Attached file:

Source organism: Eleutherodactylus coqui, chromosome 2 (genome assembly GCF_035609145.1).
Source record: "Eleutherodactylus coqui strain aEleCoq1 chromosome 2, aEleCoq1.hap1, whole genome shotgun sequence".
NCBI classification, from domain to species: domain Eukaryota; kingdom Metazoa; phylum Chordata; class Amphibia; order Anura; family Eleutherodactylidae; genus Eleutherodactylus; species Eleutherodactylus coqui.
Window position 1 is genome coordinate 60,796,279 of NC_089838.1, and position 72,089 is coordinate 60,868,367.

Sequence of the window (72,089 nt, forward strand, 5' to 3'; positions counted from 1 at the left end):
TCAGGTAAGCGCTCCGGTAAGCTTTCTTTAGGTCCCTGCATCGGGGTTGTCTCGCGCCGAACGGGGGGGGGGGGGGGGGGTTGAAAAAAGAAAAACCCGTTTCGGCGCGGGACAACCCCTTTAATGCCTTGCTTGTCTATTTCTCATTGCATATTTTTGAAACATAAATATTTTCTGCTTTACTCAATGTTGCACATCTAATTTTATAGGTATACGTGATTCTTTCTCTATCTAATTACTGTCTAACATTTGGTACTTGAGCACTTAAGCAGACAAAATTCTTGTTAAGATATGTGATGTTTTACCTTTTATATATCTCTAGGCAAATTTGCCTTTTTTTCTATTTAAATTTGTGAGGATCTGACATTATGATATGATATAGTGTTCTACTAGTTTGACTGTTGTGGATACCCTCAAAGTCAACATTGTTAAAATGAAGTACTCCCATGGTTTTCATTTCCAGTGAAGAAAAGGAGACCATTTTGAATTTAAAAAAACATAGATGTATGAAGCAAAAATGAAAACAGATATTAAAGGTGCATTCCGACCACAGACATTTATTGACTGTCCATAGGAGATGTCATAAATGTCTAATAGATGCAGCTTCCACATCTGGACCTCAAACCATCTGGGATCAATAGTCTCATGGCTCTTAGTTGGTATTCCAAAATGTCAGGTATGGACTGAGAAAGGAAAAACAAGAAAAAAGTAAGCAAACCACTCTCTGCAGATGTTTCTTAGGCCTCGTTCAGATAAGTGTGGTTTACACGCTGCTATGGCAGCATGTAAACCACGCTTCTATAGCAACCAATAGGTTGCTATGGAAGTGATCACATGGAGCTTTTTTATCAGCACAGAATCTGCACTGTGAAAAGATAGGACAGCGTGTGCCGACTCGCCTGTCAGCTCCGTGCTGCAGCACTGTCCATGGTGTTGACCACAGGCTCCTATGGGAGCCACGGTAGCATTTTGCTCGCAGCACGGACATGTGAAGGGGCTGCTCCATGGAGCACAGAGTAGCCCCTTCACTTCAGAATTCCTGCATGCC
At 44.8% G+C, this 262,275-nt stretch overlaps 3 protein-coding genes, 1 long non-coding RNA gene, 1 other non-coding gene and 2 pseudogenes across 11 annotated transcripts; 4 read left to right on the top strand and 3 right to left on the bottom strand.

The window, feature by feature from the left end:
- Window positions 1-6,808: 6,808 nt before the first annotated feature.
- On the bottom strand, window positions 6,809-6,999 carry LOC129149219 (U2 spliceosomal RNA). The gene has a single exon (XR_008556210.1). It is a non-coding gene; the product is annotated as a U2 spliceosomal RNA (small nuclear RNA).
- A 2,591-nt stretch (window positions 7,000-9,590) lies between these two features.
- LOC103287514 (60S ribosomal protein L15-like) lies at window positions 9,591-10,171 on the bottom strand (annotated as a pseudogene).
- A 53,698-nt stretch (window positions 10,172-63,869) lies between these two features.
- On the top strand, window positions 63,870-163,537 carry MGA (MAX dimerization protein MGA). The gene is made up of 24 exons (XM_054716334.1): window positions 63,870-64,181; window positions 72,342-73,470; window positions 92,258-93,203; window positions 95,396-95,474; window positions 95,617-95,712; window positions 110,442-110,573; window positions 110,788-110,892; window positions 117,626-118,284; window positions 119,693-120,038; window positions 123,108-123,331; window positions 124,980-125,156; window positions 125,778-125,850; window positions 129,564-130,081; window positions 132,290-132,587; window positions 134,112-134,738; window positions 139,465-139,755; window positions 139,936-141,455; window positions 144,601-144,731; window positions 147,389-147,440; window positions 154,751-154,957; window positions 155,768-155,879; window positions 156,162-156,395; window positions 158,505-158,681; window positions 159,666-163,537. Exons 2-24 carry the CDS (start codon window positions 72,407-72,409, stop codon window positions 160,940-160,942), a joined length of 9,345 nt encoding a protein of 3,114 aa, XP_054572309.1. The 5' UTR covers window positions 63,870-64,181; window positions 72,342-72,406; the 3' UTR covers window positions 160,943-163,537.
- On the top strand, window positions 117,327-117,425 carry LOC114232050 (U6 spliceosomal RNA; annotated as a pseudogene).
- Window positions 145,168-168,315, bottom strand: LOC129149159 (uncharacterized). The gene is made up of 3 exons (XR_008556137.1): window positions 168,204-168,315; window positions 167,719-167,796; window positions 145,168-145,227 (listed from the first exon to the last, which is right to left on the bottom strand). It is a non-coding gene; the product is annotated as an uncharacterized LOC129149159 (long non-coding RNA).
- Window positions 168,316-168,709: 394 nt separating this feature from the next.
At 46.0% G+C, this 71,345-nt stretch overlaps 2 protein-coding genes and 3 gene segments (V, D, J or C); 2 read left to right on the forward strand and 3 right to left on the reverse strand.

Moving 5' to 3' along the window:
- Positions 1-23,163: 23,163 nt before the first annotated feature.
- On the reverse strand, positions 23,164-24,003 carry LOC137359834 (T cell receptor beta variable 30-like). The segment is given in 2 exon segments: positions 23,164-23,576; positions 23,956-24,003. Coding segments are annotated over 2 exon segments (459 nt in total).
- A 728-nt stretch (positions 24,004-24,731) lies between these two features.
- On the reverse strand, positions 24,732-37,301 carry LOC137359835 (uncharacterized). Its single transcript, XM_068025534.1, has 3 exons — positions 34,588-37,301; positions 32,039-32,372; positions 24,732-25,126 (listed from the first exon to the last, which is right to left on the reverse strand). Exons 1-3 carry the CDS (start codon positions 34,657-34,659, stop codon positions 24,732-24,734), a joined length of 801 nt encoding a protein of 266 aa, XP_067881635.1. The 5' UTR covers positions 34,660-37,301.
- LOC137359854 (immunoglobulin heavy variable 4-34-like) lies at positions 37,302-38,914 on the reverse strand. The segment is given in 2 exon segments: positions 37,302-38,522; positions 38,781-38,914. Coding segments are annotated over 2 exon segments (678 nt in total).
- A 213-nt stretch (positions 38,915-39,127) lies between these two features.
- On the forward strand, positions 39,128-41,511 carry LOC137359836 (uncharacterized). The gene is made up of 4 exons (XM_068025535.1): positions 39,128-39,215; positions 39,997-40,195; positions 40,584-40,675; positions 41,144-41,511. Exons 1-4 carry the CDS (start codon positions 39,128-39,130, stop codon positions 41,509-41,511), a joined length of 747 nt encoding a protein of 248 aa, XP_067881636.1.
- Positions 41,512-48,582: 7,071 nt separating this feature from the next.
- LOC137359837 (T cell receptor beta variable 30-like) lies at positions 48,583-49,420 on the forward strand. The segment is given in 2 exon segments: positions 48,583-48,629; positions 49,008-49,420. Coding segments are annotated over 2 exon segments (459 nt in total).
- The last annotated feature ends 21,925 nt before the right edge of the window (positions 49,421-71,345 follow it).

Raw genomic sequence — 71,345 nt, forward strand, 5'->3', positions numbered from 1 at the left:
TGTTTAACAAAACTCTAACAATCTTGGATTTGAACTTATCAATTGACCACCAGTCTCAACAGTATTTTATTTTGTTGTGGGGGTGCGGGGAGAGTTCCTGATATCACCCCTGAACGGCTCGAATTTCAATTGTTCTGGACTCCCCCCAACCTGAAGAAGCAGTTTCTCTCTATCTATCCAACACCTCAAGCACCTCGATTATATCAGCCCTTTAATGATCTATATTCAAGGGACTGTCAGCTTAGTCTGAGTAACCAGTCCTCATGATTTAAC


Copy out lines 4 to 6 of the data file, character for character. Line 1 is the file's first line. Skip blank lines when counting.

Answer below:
Window position 1 is genome coordinate 60,796,279 of NC_089838.1, and position 72,089 is coordinate 60,868,367.

Sequence of the window (72,089 nt, forward strand, 5' to 3'; positions counted from 1 at the left end):
TCAGGTAAGCGCTCCGGTAAGCTTTCTTTAGGTCCCTGCATCGGGGTTGTCTCGCGCCGAACGGGGGGGGGGGGGGGGGGTTGAAAAAAGAAAAACCCGTTTCGGCGCGGGACAACCCCTTTAATGCCTTGCTTGTCTATTTCTCATTGCATATTTTTGAAACATAAATATTTTCTGCTTTACTCAATGTTGCACATCTAATTTTATAGGTATACGTGATTCTTTCTCTATCTAATTACTGTCTAACATTTGGTACTTGAGCACTTAAGCAGACAAAATTCTTGTTAAGATATGTGATGTTTTACCTTTTATATATCTCTAGGCAAATTTGCCTTTTTTTCTATTTAAATTTGTGAGGATCTGACATTATGATATGATATAGTGTTCTACTAGTTTGACTGTTGTGGATACCCTCAAAGTCAACATTGTTAAAATGAAGTACTCCCATGGTTTTCATTTCCAGTGAAGAAAAGGAGACCATTTTGAATTTAAAAAAACATAGATGTATGAAGCAAAAATGAAAACAGATATTAAAGGTGCATTCCGACCACAGACATTTATTGACTGTCCATAGGAGATGTCATAAATGTCTAATAGATGCAGCTTCCACATCTGGACCTCAAACCATCTGGGATCAATAGTCTCATGGCTCTTAGTTGGTATTCCAAAATGTCAGGTATGGACTGAGAAAGGAAAAACAAGAAAAAAGTAAGCAAACCACTCTCTGCAGATGTTTCTTAGGCCTCGTTCAGATAAGTGTGGTTTACACGCTGCTATGGCAGCATGTAAACCACGCTTCTATAGCAACCAATAGGTTGCTATGGAAGTGATCACATGGAGCTTTTTTATCAGCACAGAATCTGCACTGTGAAAAGATAGGACAGCGTGTGCCGACTCGCCTGTCAGCTCCGTGCTGCAGCACTGTCCATGGTGTTGACCACAGGCTCCTATGGGAGCCACGGTAGCATTTTGCTCGCAGCACGGACATGTGAAGGGGCTGCTCCATGGAGCACAGAGTAGCCCCTTCACTTCAGAATTCCTGCATGCC